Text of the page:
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Disability Access

‚ÄčWe have a wide range of Automated Solutions for the frail and disabled, giving the person in need their independence back and security to thier homes.

 

 

 

 

 

 

 

 

 

 

 

 

Almost 4 million Australians have a disability. About 50% of people aged over 55 have difficulty with their mobility, hearing or vision. By 2050 more than 25% of the population will be over 65. If we add their families, friends and colleagues the number of people affected by disability is larger still.

Each of these people is a potential customer, client and employee.

So good access to the buildings from which you operate and the services you provide makes good business sense. Good access also benefits others including parents of young children in prams; people with temporary illness of injury; older Australians; delivery people and shoppers with heavy bags or trolleys.

Improving access also helps businesses and service providers to meet existing legal responsibilities under discrimination law.

These guidelines have been developed to assist people with limited knowledge of building and discrimination law who want to look at ways to provide the best access possible to their buildings and services.

Are these guidelines designed for you?

These guidelines are designed for:

  • Businesses and service providers (for example, a hardware store, shopping centre, Government agencies or dentist surgery) wanting to improve their access, looking for new premises or re-designing services
  • Property Management agencies looking for property for a prospective client
  • Local Councils wanting to provide local businesses or development applicants with additional information
  • Businesses or service providers (for example, financial institutions, employment agencies, Government Departments or consultant bodies) that are required to comply with discrimination laws as part of contractual arrangements or who require sub-contractors to comply with discrimination law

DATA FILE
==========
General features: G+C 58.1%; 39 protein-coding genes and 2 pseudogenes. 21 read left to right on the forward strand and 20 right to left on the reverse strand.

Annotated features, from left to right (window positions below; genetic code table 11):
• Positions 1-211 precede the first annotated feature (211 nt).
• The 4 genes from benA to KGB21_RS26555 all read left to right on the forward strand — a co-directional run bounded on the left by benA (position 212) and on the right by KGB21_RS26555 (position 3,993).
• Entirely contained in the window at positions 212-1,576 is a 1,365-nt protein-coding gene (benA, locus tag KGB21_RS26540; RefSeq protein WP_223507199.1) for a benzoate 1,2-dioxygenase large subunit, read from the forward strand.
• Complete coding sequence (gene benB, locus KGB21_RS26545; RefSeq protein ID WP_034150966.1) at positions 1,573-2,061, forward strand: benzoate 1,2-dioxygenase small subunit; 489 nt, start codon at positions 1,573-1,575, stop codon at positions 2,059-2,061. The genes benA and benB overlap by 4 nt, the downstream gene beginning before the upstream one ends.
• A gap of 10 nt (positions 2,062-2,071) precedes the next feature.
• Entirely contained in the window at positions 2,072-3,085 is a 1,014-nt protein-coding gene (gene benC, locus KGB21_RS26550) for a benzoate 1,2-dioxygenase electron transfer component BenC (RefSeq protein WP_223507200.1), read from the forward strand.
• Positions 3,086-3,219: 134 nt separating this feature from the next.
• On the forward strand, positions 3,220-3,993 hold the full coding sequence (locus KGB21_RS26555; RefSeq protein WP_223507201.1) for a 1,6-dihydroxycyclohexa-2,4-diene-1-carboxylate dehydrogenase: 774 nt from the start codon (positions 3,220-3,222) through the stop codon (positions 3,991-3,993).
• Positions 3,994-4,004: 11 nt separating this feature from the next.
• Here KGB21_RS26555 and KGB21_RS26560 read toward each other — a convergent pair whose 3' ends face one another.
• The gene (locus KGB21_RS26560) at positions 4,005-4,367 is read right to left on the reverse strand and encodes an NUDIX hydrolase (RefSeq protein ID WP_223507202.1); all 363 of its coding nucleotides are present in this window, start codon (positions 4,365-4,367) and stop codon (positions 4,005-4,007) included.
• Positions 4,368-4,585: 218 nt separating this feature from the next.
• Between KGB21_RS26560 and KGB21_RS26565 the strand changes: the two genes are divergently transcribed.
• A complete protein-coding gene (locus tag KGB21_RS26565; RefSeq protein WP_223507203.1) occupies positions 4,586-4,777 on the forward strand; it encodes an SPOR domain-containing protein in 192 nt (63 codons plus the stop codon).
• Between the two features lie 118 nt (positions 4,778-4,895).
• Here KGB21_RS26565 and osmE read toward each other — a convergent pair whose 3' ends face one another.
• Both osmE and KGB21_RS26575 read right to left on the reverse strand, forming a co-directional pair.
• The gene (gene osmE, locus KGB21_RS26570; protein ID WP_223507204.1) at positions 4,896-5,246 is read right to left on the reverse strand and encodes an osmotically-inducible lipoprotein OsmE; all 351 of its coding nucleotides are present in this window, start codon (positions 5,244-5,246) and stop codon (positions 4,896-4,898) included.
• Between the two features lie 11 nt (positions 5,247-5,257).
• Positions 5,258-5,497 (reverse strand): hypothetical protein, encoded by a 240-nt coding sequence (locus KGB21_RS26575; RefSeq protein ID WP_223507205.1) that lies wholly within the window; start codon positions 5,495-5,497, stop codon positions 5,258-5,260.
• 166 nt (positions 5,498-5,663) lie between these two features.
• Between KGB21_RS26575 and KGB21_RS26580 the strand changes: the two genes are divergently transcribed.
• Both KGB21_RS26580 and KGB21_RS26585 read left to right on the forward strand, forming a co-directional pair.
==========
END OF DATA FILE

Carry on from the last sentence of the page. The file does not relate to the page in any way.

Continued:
• Access consultants and others in the design, construction and certification area wishing to work with clients to identify access difficulty or provide building suitability' reports on premises being considered for lease.

4. DOORWAYS

4.1 Is there good circulation space to enable people using mobility aids such as a wheelchair or walking frame to open and go through all doorways?

4.2 Are the doors heavy and difficult to open?

4.3 Are the door handles easy to use such a ‘D-shaped' handles or difficult to manipulate such as round knobs?

4.4 If the doorway and surrounds are glass is there a clearly distinguishable colour-contrasting strip across the full width so that people with a vision impairment can more easily identify the doorway?
 

5. TOILETS

5.1 Do all toilets have clear identification signs including raised tactile and Braille information?

5.2 Is there a unisex accessible toilet at or close to the location of other toilet facilities and does it have the international symbol for access as well as the tactile and Braille signage?

5.4 Is the door to the toilet easy to open and close with handles and locks that are easy to manipulate?

 Access consultants and others in the design, construction and certification area wishing to work with clients to identify access difficulty or provide building suitability' reports on premises being considered for lease.

 

 

 

 

 

 

 

 

Resoures: https://www.humanrights.gov.au/publications/access-premises